Thursday, September 14, 2006

Software Doesn't Need to be Perfect?

The company that makes the self-balancing Segway scooters (the two-wheeler for people) announced on September 14 that it is recalling all 23,500 of the units it has shipped to date "because of a software glitch that can make its wheels unexpectedly reverse direction, causing riders to fall off."

As discussed in prior posts, we have come to expect a lesser standard of care in the provision of software -- The sort of thing that we would never find acceptable in other areas such as how our airplanes work. Maybe this story reminds us that those two concepts are more or less impossible to sever in practice, since there are all too many physical products that may potentially injure us that are dependent themselves on software.

That much was probably obvious already to anybody who can reach this blog. What it should also suggest to those of us practicing in cyberspace is that our willingness to let our deals go forward where the software providers to a larger project are held to a lower standard than the provider of the project as a whole. If the software provider for a car's computer suggests that it cannot take liability for what might go wrong with the car, then what is the car manufacturer to do that needs that software? Should it decide that it cannot afford the cost of the vendor's sure-thing software guaranty? Should it decide that it must ultimately bring the project in-house because it can't afford to allow quality control to lie in a third-party who is not willing to be on the hook? Should it calculate the risk of a problem and insure against it rather than try to avoid fixing the problem?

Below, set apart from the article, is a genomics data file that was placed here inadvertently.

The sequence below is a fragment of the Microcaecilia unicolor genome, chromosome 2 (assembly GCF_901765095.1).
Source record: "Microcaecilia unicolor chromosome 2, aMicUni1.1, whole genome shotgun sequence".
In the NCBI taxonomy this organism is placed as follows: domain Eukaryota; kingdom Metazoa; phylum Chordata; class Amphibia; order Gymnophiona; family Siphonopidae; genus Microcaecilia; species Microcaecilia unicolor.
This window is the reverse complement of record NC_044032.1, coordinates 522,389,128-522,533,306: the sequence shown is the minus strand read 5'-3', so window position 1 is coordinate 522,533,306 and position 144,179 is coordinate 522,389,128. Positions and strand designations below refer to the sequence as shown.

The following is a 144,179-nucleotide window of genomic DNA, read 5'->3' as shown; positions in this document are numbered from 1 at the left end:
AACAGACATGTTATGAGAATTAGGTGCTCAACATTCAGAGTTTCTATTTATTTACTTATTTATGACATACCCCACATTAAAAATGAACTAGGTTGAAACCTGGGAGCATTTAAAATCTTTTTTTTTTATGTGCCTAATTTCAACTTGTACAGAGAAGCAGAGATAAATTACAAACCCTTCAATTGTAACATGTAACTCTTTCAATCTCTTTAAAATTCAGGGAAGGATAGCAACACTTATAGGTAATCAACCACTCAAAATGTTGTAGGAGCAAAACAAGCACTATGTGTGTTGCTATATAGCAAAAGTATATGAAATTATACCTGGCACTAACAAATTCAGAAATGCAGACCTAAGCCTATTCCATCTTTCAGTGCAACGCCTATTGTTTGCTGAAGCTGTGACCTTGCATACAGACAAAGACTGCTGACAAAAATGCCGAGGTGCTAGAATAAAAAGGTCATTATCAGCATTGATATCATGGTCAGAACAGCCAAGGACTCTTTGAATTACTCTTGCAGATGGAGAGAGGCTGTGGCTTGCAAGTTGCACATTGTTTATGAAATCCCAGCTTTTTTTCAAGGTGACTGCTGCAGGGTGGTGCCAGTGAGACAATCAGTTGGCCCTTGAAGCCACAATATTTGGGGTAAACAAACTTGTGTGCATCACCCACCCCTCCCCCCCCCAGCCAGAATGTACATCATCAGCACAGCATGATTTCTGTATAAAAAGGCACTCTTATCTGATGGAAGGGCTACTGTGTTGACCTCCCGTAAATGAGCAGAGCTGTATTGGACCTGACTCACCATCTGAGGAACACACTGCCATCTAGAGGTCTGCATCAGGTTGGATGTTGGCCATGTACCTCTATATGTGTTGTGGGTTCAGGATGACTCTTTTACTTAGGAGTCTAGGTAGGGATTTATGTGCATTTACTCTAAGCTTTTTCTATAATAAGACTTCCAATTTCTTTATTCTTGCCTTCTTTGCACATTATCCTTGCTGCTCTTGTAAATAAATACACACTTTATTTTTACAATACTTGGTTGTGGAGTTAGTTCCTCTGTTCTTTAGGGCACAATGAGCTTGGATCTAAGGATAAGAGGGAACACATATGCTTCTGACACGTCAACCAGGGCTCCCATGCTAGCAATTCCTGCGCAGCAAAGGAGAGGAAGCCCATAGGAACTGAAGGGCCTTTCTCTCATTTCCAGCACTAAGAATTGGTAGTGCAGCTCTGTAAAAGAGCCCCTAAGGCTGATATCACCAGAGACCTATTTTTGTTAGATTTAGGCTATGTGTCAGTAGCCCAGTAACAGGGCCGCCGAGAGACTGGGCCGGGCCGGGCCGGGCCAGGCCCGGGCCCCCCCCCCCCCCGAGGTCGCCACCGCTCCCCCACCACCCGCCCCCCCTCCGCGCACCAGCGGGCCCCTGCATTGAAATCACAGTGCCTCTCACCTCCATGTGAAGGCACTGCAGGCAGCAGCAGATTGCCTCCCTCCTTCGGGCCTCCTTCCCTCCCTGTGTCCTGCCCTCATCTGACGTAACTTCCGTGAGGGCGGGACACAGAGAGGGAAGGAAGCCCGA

These are often seemingly irresolveable problems for buyers and sellers, although that may be a reflection of the consumer willingness to pay for safety versus whether or not it can be done. That said, understanding these issues and now to describe and negotiate them are what our subset of the profession can offer to the move the debate beyond what today is often simply a battle of wills.

1 comment:

Ameya said...

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